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Can the ‘Future of Work’ Survive the Future?

“The world of being in five days in the office has disappeared”. These executive technology leaders discussed the ideal future of work scenario and how it may evolve.

The technology industry has been hit by a number of macro-events and challenges over the last few years, leaving the future of work uncertain and unpredictable. The speakers of this roundtable debate discussed what the ideal future of work looks like in their respective organisations and how that is likely to change, given the data available to them at this time. Discover topics exploring the role of the hybrid workplace and critical business innovations for the future. 


With Bridgid Nzekwu moderating this roundtable debate, the speakers include:



Creativity and the ideal future of work 


“As a future organisation, you want to be adaptive creators and resilient”, said CIO Executive Partner & Senior Analyst at Forrester, Phil Brunkard. 


He argued that this mindset would allow technology leaders to “dynamically respond” to whatever challenges the business faces. Phil also believes that businesses should have cross-functional teams working together to achieve this. By having the right practices in place, he explained that this will result in clear alignment between business needs and how to deliver “creative means”. 


Expanding on his point, Phil outlined the idea of “applying technology in innovative ways” as an example of creativity within the business. By having the right skills and talent within the workforce, it becomes easier to adopt emerging technology that’s most appropriate for the organisation. “It’s about being adaptive, creative and resilient”, he stated.


Former CISO at Legal & General, David King, agreed with Phil’s take on this. 


“If the workforce is scalable, that’s an important part of going forward”, he said. David stated that businesses are going through what he described as “rough times”. Using creativity to scale up and scale back to new business opportunities, he believes, is key. One way of achieving this is by unlocking the potential of people working remotely as well as those in the office. “We’ve got to think creatively about how we can actually do that”, he argued.

The human aspect

Moving on from creativity, CTO at IP Dividual, Fergus Boyd, focused on the human aspect of the ideal future of work. In the world of hospitality, he thinks about what added-value things humans can do and what systems should do. He wants technology leaders to think back to the question: “How can systems be complementary?”. 


In his view, this means humans and systems working collaboratively together. In an example, he argued that he doesn’t want to see robots delivering cocktails to tables or people doing low-value transactions like check-ins, which can be done digitally. He explained that it’s about “delineating the two roles and not blurring them”.


Flexibility and the future of work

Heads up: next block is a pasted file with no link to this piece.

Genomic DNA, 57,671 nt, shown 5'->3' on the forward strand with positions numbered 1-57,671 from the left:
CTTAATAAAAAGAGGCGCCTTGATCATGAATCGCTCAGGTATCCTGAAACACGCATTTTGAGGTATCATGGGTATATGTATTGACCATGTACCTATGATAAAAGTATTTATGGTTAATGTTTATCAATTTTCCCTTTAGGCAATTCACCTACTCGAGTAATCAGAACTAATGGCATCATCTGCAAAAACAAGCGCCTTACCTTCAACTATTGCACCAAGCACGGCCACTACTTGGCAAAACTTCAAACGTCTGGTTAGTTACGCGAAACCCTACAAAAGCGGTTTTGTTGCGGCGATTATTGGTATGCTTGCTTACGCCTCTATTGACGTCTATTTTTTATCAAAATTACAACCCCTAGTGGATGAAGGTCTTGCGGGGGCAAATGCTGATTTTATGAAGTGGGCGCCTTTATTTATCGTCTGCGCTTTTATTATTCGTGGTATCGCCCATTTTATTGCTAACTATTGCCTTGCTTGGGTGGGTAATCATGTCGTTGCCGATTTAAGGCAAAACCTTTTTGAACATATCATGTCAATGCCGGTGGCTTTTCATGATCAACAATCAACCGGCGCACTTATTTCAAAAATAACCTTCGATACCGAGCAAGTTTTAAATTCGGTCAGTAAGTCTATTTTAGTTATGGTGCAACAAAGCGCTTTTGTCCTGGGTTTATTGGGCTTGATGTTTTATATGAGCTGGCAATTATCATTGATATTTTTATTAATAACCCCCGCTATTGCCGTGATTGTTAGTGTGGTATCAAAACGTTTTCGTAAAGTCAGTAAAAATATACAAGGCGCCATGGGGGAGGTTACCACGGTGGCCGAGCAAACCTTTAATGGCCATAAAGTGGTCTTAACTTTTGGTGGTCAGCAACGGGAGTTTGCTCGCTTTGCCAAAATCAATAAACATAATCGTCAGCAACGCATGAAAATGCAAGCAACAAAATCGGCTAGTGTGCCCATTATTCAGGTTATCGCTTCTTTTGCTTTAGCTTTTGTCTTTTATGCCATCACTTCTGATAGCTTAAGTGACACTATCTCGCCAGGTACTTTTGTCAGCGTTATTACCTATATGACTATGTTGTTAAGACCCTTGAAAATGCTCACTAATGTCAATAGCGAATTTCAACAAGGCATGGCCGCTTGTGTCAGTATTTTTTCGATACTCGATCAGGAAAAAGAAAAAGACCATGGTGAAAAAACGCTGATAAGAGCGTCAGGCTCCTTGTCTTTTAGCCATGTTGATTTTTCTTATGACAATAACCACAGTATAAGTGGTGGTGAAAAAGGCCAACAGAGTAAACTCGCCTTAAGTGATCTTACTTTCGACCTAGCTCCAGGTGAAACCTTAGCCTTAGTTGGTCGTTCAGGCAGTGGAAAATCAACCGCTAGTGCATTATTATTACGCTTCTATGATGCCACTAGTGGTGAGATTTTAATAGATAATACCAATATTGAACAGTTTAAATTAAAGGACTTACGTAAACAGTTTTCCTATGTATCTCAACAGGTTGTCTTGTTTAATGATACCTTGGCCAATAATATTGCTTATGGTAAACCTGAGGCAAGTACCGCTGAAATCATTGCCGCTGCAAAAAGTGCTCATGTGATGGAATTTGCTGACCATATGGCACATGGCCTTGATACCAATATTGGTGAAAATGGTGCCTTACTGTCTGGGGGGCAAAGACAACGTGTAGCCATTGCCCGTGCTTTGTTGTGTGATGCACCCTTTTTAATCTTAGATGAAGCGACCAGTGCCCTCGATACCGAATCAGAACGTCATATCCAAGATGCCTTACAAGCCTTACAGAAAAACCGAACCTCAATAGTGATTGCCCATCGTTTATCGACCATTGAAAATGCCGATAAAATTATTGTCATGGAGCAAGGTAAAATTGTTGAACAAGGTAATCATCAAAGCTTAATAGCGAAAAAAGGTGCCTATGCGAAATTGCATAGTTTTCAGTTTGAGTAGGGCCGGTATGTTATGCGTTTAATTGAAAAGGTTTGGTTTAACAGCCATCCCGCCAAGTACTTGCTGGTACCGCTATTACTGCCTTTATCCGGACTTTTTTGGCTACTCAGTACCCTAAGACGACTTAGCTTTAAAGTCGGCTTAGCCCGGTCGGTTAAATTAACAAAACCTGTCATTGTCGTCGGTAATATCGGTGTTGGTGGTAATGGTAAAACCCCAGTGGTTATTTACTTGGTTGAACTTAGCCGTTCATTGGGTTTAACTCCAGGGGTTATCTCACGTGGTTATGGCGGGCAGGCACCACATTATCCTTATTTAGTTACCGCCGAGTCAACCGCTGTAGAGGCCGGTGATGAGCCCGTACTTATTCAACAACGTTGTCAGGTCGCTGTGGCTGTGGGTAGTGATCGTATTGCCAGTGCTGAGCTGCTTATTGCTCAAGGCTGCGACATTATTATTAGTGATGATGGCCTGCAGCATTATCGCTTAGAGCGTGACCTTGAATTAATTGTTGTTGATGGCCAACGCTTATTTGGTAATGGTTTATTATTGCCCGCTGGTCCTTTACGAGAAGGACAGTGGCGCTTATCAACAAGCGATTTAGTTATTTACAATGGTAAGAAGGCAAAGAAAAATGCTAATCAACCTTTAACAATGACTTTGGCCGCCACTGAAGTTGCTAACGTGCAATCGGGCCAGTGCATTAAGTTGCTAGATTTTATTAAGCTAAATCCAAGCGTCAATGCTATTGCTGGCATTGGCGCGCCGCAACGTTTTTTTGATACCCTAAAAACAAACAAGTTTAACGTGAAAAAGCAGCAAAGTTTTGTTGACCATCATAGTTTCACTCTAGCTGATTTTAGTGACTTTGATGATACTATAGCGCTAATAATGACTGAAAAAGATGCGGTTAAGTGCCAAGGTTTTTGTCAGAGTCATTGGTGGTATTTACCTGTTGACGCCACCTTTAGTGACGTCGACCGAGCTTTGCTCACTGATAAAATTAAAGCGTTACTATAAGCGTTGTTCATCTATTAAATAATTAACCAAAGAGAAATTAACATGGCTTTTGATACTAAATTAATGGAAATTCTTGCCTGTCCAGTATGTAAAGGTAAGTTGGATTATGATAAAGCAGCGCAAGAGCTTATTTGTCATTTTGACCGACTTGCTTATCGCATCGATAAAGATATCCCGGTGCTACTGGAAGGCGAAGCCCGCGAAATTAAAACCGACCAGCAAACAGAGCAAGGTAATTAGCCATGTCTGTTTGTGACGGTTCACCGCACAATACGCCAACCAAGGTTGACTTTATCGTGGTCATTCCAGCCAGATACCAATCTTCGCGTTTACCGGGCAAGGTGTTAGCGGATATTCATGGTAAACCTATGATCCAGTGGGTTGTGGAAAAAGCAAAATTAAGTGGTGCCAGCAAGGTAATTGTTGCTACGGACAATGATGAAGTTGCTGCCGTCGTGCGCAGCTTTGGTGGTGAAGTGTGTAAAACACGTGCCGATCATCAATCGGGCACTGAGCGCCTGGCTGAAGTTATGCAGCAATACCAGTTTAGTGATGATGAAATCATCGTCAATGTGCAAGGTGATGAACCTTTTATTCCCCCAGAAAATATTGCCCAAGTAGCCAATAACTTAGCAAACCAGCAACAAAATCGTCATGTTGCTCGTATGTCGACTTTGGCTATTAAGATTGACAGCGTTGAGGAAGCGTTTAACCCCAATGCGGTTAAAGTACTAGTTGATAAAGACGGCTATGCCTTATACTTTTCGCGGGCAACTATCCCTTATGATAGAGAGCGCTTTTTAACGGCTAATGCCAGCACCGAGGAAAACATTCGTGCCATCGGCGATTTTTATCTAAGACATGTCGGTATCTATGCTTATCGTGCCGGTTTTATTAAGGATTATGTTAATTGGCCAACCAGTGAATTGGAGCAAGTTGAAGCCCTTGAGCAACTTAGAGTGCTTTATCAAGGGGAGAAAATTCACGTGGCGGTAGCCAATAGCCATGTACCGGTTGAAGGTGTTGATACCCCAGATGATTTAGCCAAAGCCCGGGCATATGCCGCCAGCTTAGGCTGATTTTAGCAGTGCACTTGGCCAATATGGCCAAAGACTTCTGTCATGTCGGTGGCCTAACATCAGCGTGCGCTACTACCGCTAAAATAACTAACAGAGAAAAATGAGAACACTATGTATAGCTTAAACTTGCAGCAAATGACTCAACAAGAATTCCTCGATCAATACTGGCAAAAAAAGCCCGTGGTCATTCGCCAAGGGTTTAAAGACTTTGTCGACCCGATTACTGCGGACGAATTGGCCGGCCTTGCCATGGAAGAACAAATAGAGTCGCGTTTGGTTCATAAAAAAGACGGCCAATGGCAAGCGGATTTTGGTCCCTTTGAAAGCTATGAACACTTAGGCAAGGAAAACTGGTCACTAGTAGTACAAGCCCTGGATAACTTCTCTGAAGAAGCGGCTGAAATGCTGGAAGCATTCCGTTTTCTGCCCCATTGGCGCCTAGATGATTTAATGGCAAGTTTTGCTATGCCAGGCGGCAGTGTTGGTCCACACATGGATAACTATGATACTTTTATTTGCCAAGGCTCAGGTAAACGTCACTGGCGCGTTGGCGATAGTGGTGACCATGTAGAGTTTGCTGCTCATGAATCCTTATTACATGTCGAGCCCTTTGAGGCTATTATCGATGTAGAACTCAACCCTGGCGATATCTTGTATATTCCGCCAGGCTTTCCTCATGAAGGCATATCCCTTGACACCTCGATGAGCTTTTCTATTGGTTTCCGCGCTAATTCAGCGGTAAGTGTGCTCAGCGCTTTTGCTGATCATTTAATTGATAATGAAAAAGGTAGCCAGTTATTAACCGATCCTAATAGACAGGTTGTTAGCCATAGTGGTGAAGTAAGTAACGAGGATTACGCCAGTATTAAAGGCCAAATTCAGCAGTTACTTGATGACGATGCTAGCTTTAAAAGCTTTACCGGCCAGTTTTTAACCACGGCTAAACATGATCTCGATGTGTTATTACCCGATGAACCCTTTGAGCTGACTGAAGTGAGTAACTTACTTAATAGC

Imperial College London’s CIO, Juan Villamil, added some new key words to the debate. He focused on being flexible, smart and hybrid. 


“The world of being in five days in the office has disappeared”, Juan stated. In response to this, the future workforce will become more flexible and smarter in the way they interact with each other in the workplace. “We still need to come together because that’s where we get creativity. That’s where we share ideas,” he added. Juan explained that no matter what working environment you’re in, the workforce needs to collaborate and learn from each other.


CTO at Times Higher Education, Freddie Quek, agreed with the use of the keywords adaptability and flexibility. 


When discussing flexibility, Freddie thinks about flexible working for employees and flexible workspaces. He added another keyword of his own to the mix, arguing that it applies to everyone. “This is about embracing the concept of disruption”, he said. 


Freddie explained that disruption to the business is not always a bad thing; it can have its benefits. When facing your “greatest challenge”, he stated that this can lead to opportunities. The key to this, according to Freddie, is embracing this disruption as a good thing and looking at it from a different perspective.


Moderator Bridgid Nzekwu asked the President of EMEA at Box, Sebastien Marotte, to elaborate on this point. 


He stated that the future of work is today, not in the future. “What we have seen in the last two years is absolutely incredible in terms of how much things have changed compared to the last 10 years”, said Sebastien. He noted that now, work can happen anytime from anywhere, with people doing work from their devices. When thinking about trends he has seen in the market, Sebastien talked about digital-first. He argued that every employee, customer and partner are using digital-first to dictate their work and tasks. 


The last trend he mentioned was security. “Security is super important since content and data are at the heart of the business”, he explained. He stated that making sure security is a priority within organisations is key.


This roundtable was recorded at The Studio and made in partnership with Box.